For another sectoral approach, Chapter 16 provides a comprehensive review of the status of biodiversity indicators, including the basic concepts, current developments, and future possibilities. Responding to the international target to reduce biodiversity loss and the need to measure the effectiveness of measures adopted under the Convention on Biological Diversity, recent indicator work has generated a certain number of trial indicators in a field suffering from inadequate data, great complexity, and poor understanding of the causal links between biodiversity and ecosystem services. The present conceptual framework combines three levels of organization (ecosystem, organism, and gene) with three aspects (composition, structure, and function). There are still problems in establishing a baseline for biodiversity loss, measuring richness and evenness, and finding proxies for immediate use where the information is inadequate. Although rapid progress is being made in studying biodiversity at the genetic level, it will be some time before indicators can be developed at this level, complementing the present species-based indicators.

Among the most common biodiversity indicators in use, species richness is the most widespread, but like endemism it is not good for measuring loss. Species extinction is an easy indicator to understand but difficult to prove in practice. Population abundance—based indicators in theory can give the necessary early warning of biodiversity loss, but they generally lack the time series data to do so. Area-based indicators, such as the area of ecosystems and the extent of fragmentation, can address abundance at the ecosystem level but suffer from methodological problems that produce inconsistent data and an absence of long-term time series. Chapter 16 describes other still embryonic approaches, including phylogenetic and evolutionary indicators, functional indicators, integrity indicators, and various composite indices. Where there is no information on biodiversity trends, indicators of pressures that are correlated with biodiversity loss can be used instead, as demonstrated in Chapter 17. For policy-relevant indicators, there is a mismatch between the available information primarily on species composition and the policy concern to conserve the functional attributes of ecosystems.

The chapter addresses data issues by recommending a more pragmatic approach, focusing on well-known groups and using qualitative and informal as well as quantitative information. The immediate need is for land cover and use, the distribution of plants and vertebrates, trends in the populations of key species, genetic diversity within domesticated species, and the impacts of land use on species. Significant gaps on which research should focus include the functional relationships between biodiversity and ecosystem services, predictors of the consequences of human activities, genetic relatedness and redundancy, maps of land use and species distributions, historical ecology to provide baselines, and the establishment of biodiversity observation and assessment systems.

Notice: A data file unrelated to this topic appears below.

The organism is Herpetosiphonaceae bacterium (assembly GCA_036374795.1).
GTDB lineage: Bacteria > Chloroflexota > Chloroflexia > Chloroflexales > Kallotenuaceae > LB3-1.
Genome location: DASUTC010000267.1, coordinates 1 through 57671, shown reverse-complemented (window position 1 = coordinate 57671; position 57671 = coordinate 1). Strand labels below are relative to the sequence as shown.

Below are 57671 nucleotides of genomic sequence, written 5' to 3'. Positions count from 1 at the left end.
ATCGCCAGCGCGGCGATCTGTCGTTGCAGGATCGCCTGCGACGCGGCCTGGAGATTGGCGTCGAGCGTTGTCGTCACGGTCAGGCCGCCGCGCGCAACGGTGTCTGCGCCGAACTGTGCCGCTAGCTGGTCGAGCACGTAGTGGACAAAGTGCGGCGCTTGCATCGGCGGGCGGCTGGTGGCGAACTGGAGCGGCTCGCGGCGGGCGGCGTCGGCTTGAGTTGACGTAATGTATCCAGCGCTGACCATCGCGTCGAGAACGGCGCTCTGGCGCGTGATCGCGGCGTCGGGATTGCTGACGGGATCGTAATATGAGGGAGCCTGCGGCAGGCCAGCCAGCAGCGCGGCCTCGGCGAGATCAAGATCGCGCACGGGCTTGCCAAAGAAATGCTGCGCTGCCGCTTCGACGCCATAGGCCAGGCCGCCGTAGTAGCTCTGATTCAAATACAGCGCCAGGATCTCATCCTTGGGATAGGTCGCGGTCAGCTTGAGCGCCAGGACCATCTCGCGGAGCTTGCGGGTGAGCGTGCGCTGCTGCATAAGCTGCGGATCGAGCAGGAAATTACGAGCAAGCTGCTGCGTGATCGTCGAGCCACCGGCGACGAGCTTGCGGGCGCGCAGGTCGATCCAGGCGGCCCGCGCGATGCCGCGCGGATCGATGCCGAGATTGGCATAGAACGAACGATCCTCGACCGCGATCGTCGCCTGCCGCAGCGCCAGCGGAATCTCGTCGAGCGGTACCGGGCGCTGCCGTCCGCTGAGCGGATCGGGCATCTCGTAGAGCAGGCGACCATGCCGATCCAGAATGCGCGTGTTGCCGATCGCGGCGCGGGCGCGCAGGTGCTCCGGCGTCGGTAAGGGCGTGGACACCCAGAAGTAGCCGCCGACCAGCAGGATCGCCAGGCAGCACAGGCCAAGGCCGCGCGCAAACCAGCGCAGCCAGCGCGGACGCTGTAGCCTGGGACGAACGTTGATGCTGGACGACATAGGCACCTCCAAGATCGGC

One example of an aggregate process-oriented indicator highly relevant to sustainability is the human appropriation of net primary production and the pressure it exerts on natural biodiversity, as described in Chapter 17. This pressure indicator is defined as the alteration in primary productivity from human land use (the productivity prevented) plus the human extraction of net primary productivity (the biomass harvested), giving the difference between the potential vegetation and the part remaining after harvest. It serves as an aggregate indicator of human-induced changes in ecosystem processes and therefore of human domination of terrestrial ecosystems. Its significance for sustainability is shown by the estimate that 40 percent of global terrestrial primary productivity is appropriated for human uses. The indicator is linearly correlated with the natural state of landscapes and shows a high correlation with species richness, making it a good pressure indicator for biodiversity loss. It is also relevant for carbon stocks and flows in ecosystems and can be related to economic activities, consumption, and GDP. The human appropriation of net primary production is thus an excellent candidate for a set of sustainability indicators.